A carer left a blind 93-year-old dementia patient sprawled on the floor of her basement after she fell down a set of stairs, a court heard.
Partially deaf Jessie Mills was allegedly left crying out for help because Priscilla Ngwenya said it was not her company’s policy to attempt to lift fallen clients.
It was only when neighbours Kifle Mahomnen and partner Rosemary Moore heard Mrs Mills continually whimpering that an ambulance was called, Guildford Crown Court was told.
Prosecutor Jonathan Davies told the jury Ngwenya, an ‘experienced care worker’ at Supreme Health Care Services, had failed to go to Mrs Mills’ aid or immediately call for an ambulance.
He said Mr Mahomnen went downstairs to see if Mrs Mills was okay after hearing a whimpering noise for around 15 minutes and repetitive thumping.
‘He walked downstairs towards Jessie’s flat and heard a voice say twice “I’m not coming down there, Jessie”,’ said Mr Davies.
‘The door was then opened by the defendant and Mr Mahomnen asked her what was happening.
‘She said Jessie had fallen down the stairs and Mr Mahomnen told her to call 999 and she said “okay”.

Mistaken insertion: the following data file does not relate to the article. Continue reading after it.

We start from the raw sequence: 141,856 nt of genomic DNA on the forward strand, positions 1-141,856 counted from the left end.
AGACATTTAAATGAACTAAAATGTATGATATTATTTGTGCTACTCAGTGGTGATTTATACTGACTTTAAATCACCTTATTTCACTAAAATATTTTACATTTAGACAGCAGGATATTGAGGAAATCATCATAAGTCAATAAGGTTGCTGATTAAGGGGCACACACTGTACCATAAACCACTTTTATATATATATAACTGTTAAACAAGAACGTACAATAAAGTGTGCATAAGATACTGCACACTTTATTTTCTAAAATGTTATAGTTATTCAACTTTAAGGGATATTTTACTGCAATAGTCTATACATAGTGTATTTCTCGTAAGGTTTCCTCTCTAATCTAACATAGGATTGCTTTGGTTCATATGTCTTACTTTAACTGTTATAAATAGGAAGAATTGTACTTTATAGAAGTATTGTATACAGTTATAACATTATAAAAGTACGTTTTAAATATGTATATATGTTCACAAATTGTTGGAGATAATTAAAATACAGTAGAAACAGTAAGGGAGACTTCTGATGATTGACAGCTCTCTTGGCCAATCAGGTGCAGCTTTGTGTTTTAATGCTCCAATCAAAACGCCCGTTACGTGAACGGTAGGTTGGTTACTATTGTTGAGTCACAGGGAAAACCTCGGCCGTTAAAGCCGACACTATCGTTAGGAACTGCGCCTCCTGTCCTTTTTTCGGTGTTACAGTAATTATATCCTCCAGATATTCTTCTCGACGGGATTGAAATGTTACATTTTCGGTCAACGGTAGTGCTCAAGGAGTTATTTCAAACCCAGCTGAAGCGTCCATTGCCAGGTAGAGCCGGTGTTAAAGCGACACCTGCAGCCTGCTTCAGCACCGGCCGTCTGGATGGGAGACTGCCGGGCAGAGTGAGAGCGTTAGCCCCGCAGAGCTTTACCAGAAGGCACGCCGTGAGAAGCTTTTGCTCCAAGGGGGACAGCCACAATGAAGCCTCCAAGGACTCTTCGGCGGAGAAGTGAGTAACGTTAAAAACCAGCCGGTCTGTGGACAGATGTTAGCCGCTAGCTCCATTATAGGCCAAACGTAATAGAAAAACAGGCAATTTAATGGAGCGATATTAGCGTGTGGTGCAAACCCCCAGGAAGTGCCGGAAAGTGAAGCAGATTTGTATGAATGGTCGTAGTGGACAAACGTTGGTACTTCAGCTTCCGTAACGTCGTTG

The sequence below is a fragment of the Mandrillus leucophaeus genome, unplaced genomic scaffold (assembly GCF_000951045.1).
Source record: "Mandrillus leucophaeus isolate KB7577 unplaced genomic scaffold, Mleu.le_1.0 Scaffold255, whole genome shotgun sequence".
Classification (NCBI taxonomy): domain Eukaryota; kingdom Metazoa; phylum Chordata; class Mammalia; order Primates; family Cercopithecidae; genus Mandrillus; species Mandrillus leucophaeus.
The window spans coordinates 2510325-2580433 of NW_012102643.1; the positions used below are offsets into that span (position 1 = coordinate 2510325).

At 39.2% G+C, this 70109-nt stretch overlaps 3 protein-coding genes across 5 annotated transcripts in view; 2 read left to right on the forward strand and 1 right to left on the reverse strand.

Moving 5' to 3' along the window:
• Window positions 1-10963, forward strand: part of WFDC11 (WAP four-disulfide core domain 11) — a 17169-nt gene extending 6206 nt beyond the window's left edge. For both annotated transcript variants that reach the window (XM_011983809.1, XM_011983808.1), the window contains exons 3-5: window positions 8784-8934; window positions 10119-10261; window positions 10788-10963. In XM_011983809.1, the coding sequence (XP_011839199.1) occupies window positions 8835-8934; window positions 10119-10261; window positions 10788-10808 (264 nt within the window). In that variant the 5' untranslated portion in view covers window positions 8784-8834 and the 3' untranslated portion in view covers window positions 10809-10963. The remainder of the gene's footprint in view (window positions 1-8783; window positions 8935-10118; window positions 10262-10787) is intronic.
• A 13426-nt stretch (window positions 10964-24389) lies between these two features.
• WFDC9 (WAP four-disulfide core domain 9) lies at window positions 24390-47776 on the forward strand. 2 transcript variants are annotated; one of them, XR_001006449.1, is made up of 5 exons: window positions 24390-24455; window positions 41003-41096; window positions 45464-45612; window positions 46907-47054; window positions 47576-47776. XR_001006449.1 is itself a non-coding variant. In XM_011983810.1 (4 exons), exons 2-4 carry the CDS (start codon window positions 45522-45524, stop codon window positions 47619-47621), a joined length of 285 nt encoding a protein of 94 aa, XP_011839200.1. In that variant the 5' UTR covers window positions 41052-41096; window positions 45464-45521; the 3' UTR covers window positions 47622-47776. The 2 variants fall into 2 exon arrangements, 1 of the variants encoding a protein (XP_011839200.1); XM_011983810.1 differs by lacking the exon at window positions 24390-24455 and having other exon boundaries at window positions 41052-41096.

‘She asked him to go and see Jessie and he said no and that she should go see her as she should be there.’
Ngwenya, 57, moved into Mrs Mills’ flat in Artillery Road, Guildford in May 2016.
Mrs Mills, who has since died, suffered regular panic attacks and needed around-the-clock care, the panel was told.
The court heard Rosemary helped a ‘shaking’ Mrs Mills up the stairs and into her bedroom.
Mr Davies went on: ‘At that point, she (Ngwenya) said “I’m fed up of this”. She disputes saying this.’
The jury of eight women and four men was told it was not Ngwenya’s employer’s policy to attempt to lift fallen clients.
Ngwenya, of Aldershot Road, Guildford, denies one charge of willful neglect by a care worker.
The trial continues.